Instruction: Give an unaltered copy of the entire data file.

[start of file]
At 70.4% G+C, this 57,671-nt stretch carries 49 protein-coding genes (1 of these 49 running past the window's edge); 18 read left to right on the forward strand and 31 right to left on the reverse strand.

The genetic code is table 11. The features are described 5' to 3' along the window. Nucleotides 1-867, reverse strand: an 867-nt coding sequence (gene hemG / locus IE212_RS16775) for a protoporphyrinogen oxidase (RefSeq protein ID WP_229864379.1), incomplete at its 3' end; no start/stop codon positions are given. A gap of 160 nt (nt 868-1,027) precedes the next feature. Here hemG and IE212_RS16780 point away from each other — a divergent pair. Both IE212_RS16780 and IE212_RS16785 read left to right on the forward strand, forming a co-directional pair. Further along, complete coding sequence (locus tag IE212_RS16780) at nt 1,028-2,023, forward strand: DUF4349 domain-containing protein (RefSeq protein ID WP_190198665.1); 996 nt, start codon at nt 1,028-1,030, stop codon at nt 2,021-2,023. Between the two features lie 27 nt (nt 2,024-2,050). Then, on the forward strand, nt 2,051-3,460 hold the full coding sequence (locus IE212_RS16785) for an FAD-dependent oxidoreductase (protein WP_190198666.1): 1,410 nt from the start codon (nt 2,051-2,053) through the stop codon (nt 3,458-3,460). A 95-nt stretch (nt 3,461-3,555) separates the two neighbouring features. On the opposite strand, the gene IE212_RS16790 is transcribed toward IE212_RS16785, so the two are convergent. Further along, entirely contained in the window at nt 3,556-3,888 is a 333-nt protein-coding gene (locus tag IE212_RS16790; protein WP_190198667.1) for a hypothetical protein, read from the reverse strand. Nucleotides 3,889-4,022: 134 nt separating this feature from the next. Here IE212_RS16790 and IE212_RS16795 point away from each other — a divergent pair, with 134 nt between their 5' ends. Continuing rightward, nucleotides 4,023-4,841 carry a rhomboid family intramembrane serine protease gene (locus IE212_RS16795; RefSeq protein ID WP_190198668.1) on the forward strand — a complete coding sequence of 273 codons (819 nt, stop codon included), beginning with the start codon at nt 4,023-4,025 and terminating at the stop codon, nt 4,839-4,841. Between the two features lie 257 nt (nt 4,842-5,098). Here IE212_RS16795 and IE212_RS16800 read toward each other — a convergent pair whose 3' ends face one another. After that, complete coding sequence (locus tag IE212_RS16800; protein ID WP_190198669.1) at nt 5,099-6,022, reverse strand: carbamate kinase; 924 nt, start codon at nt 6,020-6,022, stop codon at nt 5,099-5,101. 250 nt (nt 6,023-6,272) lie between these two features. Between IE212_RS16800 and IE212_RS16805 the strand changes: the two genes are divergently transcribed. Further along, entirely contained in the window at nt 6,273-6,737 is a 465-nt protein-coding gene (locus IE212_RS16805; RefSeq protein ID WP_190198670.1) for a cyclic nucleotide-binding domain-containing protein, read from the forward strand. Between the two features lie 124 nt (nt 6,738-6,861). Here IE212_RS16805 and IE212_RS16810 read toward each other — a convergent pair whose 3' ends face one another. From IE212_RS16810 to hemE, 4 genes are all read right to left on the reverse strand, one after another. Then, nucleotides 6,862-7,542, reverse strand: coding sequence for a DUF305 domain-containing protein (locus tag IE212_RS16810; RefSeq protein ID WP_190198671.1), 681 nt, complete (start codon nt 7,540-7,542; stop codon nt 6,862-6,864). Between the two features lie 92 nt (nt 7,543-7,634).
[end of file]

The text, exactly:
At 70.4% G+C, this 57,671-nt stretch carries 49 protein-coding genes (1 of these 49 running past the window's edge); 18 read left to right on the forward strand and 31 right to left on the reverse strand.

The genetic code is table 11. The features are described 5' to 3' along the window. Nucleotides 1-867, reverse strand: an 867-nt coding sequence (gene hemG / locus IE212_RS16775) for a protoporphyrinogen oxidase (RefSeq protein ID WP_229864379.1), incomplete at its 3' end; no start/stop codon positions are given. A gap of 160 nt (nt 868-1,027) precedes the next feature. Here hemG and IE212_RS16780 point away from each other — a divergent pair. Both IE212_RS16780 and IE212_RS16785 read left to right on the forward strand, forming a co-directional pair. Further along, complete coding sequence (locus tag IE212_RS16780) at nt 1,028-2,023, forward strand: DUF4349 domain-containing protein (RefSeq protein ID WP_190198665.1); 996 nt, start codon at nt 1,028-1,030, stop codon at nt 2,021-2,023. Between the two features lie 27 nt (nt 2,024-2,050). Then, on the forward strand, nt 2,051-3,460 hold the full coding sequence (locus IE212_RS16785) for an FAD-dependent oxidoreductase (protein WP_190198666.1): 1,410 nt from the start codon (nt 2,051-2,053) through the stop codon (nt 3,458-3,460). A 95-nt stretch (nt 3,461-3,555) separates the two neighbouring features. On the opposite strand, the gene IE212_RS16790 is transcribed toward IE212_RS16785, so the two are convergent. Further along, entirely contained in the window at nt 3,556-3,888 is a 333-nt protein-coding gene (locus tag IE212_RS16790; protein WP_190198667.1) for a hypothetical protein, read from the reverse strand. Nucleotides 3,889-4,022: 134 nt separating this feature from the next. Here IE212_RS16790 and IE212_RS16795 point away from each other — a divergent pair, with 134 nt between their 5' ends. Continuing rightward, nucleotides 4,023-4,841 carry a rhomboid family intramembrane serine protease gene (locus IE212_RS16795; RefSeq protein ID WP_190198668.1) on the forward strand — a complete coding sequence of 273 codons (819 nt, stop codon included), beginning with the start codon at nt 4,023-4,025 and terminating at the stop codon, nt 4,839-4,841. Between the two features lie 257 nt (nt 4,842-5,098). Here IE212_RS16795 and IE212_RS16800 read toward each other — a convergent pair whose 3' ends face one another. After that, complete coding sequence (locus tag IE212_RS16800; protein ID WP_190198669.1) at nt 5,099-6,022, reverse strand: carbamate kinase; 924 nt, start codon at nt 6,020-6,022, stop codon at nt 5,099-5,101. 250 nt (nt 6,023-6,272) lie between these two features. Between IE212_RS16800 and IE212_RS16805 the strand changes: the two genes are divergently transcribed. Further along, entirely contained in the window at nt 6,273-6,737 is a 465-nt protein-coding gene (locus IE212_RS16805; RefSeq protein ID WP_190198670.1) for a cyclic nucleotide-binding domain-containing protein, read from the forward strand. Between the two features lie 124 nt (nt 6,738-6,861). Here IE212_RS16805 and IE212_RS16810 read toward each other — a convergent pair whose 3' ends face one another. From IE212_RS16810 to hemE, 4 genes are all read right to left on the reverse strand, one after another. Then, nucleotides 6,862-7,542, reverse strand: coding sequence for a DUF305 domain-containing protein (locus tag IE212_RS16810; RefSeq protein ID WP_190198671.1), 681 nt, complete (start codon nt 7,540-7,542; stop codon nt 6,862-6,864). Between the two features lie 92 nt (nt 7,543-7,634).